The flag of the Vatican City State with the Union Flag on the Mall during Pope Benedict's State Visit in September 2010

The flag of the Vatican City State
with the Union Flag on the Mall
during Pope Benedict’s State Visit
in September 2010

“Hoist the signal for the peoples”

Isaiah 62:10

The flag which flies at St Sabina’s is that of the Vatican City State. From 754, the popes ruled large parts of central Italy and, eventually, also Avignon and Venaissin in France. The French Papal territories were seized in 1791 and, by 1861, the Papacy had also lost its Italian territories except for Rome, which was itself taken by the new Kingdom of Italy in 1870. The popes withdrew to the Vatican. In 1929, however, the Lateran Treaty between Pope Pius XI and the Italian State led to the formal recognition of the Vatican City as a separate state and the Lateran and Castel Gandolfo – the country retreat of the popes – as extra-territorial.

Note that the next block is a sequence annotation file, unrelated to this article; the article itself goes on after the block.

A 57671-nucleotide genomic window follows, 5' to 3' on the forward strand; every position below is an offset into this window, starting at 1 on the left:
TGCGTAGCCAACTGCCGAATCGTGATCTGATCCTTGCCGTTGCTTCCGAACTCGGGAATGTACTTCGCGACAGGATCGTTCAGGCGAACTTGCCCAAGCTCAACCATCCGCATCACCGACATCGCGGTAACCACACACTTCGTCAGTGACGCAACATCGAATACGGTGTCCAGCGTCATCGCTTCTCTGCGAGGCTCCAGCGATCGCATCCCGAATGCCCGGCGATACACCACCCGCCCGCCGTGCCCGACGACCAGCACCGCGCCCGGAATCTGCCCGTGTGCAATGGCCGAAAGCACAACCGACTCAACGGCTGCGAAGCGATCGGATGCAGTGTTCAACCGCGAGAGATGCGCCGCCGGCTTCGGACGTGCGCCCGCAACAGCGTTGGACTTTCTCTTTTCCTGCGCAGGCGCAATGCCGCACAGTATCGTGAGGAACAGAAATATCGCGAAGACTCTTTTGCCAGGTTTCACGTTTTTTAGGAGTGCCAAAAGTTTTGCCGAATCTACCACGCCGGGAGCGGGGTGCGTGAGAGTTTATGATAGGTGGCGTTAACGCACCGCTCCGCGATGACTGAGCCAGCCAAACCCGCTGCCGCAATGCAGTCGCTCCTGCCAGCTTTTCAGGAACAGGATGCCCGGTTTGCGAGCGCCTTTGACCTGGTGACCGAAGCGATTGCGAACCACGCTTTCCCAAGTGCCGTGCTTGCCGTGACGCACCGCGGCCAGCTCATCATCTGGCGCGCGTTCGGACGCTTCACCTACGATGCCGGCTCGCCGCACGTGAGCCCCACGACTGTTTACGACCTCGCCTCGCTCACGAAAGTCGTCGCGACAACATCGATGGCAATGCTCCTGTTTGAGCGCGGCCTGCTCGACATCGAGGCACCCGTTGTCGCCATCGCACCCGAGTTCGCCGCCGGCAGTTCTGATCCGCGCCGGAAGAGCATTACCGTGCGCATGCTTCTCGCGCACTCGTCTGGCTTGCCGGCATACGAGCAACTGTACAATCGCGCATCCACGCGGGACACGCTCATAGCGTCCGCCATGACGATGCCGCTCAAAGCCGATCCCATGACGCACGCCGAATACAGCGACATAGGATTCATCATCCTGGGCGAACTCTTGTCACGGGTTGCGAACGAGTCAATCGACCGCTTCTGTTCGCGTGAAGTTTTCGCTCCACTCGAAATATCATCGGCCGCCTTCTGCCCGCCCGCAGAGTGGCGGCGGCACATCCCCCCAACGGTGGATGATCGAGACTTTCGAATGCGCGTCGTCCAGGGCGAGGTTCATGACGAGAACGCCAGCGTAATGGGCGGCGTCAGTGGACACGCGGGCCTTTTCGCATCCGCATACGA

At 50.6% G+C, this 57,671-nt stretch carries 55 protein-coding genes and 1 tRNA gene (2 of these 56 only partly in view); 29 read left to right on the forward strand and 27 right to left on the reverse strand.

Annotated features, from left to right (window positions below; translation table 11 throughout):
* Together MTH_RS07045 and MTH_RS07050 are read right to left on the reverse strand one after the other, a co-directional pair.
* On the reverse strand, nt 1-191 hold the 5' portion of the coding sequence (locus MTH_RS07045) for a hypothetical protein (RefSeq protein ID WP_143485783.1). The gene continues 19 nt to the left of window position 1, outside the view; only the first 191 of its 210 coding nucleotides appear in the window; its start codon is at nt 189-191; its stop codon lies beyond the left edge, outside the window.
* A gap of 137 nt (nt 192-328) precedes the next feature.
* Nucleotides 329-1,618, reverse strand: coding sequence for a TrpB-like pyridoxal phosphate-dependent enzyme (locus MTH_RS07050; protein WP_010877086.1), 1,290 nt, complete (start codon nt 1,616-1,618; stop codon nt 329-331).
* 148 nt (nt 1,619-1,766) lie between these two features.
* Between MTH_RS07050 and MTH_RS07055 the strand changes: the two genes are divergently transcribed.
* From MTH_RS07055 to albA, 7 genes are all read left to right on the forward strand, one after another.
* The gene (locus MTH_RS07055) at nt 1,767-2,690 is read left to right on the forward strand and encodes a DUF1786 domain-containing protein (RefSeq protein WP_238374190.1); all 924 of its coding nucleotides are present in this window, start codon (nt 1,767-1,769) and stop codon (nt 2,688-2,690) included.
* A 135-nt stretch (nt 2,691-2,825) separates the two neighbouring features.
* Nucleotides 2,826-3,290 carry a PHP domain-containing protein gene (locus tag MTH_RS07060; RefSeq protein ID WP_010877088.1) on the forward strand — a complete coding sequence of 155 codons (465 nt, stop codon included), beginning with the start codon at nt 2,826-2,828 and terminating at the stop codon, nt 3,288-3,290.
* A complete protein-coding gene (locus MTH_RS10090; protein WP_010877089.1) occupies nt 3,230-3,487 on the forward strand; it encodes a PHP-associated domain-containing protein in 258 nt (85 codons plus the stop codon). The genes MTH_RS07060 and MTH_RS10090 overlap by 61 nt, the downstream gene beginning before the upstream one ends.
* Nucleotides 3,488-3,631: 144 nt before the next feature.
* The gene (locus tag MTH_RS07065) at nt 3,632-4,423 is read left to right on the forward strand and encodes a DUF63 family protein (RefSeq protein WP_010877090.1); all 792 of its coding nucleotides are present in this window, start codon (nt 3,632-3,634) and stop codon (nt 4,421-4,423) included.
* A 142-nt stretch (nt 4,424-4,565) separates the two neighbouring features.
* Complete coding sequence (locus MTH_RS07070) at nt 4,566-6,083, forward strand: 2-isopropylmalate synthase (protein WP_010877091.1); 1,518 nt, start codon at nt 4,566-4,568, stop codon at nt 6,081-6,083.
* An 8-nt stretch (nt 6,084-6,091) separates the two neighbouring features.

Flag of the Vatican City State

Flag of the
Vatican City State

On 7 June, 1929, Pope Pius IX formally approved a flag for the new Vatican City State. It is yellow and white or, in heraldic terms, gold and silver. In the white half is the Vatican City coat of arms which consists of the papal tiara, two keys and a red cord connecting the keys. The keys allude to Christ giving the keys of the Kingdom of Heaven to St Peter – the first Bishop of Rome and pope (Matthew 16:19). The gold key represents the spiritual authority of the papacy and the silver, its secular.

We fly the flag of the Vatican City State to show that we are part of the worldwide Catholic Church, whose earthly centre is Rome.